Once the ancient royal seat of the kings of Northumbria, Bamburgh is dominated by a striking castle that traces its roots back to around 420.
Ida the Flamebearer, an Anglo-Saxon king who was a widower, lived in the castle with his teenaged daughter, Margaret, while his son, Childe Wynde, sought adventure abroad. Ida remarried, choosing a woman named Behoc who, unknown to him, was a sorceress who was so jealous of Margaret that she decided to cast a spell on her, and no one saw Margaret again. In the years that followed, a scary dragon settled on a nearby hill, terrorized the kingdom, and became known as the Laidly (loathsome) Wrym (dragon). One day, the news reached Childe Wynd, and he returned on a ship with a keel made from the rowan tree, which offered protection against magic. Queen Behoc saw the ship coming and started a storm, but the rowan keel kept the ship safe. When he docked, Childe Wynd overtook the dragon and was going to kill it until he saw it was crying. The dragon told him that it was under a spell, which could be broken if he kissed its face three times before the sun set. He did, the dragon turned into his sister, Margaret, and they went back to the castle, where they found Queen Behoc, used her own magic against her, and turned her into a toad that still lives in a cave below the castle. The Laidly Wyrm of Spindlestone Heugh is told through a series of ceramic rubbings created by local potter Graham Taylor that visitors can work on at the castle and take home with them.
The castle passed to King Ida’s grandson, Aethelfrith, who named it Bebbanburgh for his wife, Bebba, then to Aethelfrith’s son, Oswald, who would play a significant role in Northumbrian history by bringing a monk named Aidan from Iona to establish a monastery on Lindisfarne.
A piece of stone found during archaeological excavations in 2010 is thought to be part of an Anglo-Saxon throne or “gift stool.” Based on the style of the carvings, it dates from around 800. The original is on display in the castle’s museum, but the castle grounds include a replica of the throne that was made by a local stonecarver.
The Vikings destroyed the original building in 993, and the Normans built a new castle there. After an unsuccessful siege in 1095, the castle belonged to the reigning English monarch, and the Forster family of Northumberland governed it for 400 years, eventually coming to own it until they became bankrupt.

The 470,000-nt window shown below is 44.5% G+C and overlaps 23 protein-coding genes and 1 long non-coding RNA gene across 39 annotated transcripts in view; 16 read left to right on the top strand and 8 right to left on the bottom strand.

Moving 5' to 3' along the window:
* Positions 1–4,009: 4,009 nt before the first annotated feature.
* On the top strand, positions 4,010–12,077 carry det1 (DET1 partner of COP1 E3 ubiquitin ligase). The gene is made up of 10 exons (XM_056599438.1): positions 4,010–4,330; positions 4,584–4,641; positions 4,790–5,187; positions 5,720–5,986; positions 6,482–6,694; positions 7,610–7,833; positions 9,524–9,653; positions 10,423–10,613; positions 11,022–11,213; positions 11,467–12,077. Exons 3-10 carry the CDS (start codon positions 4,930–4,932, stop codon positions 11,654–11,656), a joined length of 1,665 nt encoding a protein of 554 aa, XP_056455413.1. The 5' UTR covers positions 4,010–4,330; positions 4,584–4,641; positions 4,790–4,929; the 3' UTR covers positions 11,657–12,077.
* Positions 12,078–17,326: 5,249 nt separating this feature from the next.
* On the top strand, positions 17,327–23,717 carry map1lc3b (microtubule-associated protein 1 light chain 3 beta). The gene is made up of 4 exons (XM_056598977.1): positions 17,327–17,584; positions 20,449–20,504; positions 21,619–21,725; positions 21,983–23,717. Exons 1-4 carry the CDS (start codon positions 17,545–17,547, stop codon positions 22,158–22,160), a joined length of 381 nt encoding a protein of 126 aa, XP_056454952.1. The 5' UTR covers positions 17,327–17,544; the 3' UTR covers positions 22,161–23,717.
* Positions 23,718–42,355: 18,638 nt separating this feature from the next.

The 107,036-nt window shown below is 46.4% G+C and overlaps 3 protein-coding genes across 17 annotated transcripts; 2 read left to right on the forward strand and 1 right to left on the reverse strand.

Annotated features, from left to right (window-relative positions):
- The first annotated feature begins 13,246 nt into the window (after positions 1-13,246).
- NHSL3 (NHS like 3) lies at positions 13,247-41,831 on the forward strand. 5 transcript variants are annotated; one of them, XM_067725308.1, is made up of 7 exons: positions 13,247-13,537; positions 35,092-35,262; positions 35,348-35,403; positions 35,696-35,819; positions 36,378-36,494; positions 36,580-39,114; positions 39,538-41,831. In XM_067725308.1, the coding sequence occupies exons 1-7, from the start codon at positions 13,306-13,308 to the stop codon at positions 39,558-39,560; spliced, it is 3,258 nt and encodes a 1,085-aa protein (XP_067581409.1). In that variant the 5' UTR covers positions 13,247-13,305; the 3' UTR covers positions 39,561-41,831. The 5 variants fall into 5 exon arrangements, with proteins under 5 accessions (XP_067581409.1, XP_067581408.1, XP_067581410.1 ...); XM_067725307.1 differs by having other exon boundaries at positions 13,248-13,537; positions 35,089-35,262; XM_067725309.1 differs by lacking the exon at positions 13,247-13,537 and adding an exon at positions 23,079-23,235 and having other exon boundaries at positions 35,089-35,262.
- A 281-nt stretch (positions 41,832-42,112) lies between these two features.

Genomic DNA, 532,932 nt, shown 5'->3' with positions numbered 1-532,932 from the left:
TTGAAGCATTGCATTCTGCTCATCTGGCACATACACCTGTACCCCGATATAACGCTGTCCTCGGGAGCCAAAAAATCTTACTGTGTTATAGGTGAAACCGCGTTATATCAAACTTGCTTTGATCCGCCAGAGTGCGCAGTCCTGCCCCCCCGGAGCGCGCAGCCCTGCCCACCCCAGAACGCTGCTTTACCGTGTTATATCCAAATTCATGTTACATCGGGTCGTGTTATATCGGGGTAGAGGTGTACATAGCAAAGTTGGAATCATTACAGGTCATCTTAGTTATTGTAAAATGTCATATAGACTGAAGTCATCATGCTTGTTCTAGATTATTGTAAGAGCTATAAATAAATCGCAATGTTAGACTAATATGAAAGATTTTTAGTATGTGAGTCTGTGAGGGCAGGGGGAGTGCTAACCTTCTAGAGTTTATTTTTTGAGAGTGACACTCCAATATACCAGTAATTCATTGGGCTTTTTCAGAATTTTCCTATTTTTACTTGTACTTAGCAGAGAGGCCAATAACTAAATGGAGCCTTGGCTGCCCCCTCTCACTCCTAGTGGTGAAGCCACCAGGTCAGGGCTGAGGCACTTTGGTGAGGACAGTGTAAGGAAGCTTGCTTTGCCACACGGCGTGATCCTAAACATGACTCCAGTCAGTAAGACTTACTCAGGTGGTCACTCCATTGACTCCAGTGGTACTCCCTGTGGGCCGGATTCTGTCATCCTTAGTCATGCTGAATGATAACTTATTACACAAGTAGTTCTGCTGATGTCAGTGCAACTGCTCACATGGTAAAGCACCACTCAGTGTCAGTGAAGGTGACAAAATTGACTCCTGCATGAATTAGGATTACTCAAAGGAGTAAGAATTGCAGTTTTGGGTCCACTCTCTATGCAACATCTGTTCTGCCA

In 1894, the castle was purchased and restored by William George Armstrong, a successful and famous Northumbrian engineer who designed a hydraulic engine used in cranes and lifting mechanisms, like the one originally used at the Tower of London. During the Crimean War, he developed a field gun that was much lighter and easier to maneuver, leading him to be knighted by Queen Victoria and regarded as the inventor of modern artillery. Armstrong’s Northumbrian home, Cragside, was the first house in the world to be powered by hydroelectricity, with power generated from its five surrounding artificial lakes.
One of the many rooms on view at the castle is the magnificent King’s Hall, which Armstrong built on the site of the castle’s medieval Great Hall as a place to host grand balls and other social events. The intricately carved ceiling is made of Siamese teak, and musicians performed in a minstrel’s gallery.
For more on William George Armstrong and Bamburgh Castle, see Emperor of Industry: Lord Armstrong of Cragside, by Ken Smith; Armstrong: The Life and Mind of an Armaments Maker, by Kenneth Warren; and The Laidley Worm of Bamburgh, by Steve Chambers. Bamburgh Castle is the setting of Bernard Cornwell’s The Saxon Stories, Matthew Harffy’s The Serpent Sword, and Anne Thackery’s Ragnarok. It also been featured on film, including A Connecticut Yankee in King Arthur’s Court (1949), Elizabeth (1998), Robin Hood (2010) and Macbeth (2015). Historian Michael Wood’s “In Search of Eric Bloodaxe,” an episode about the last ruler of Northumbria from the 1981 BBC television series, In Search of the Dark Ages, includes a visit to the castle.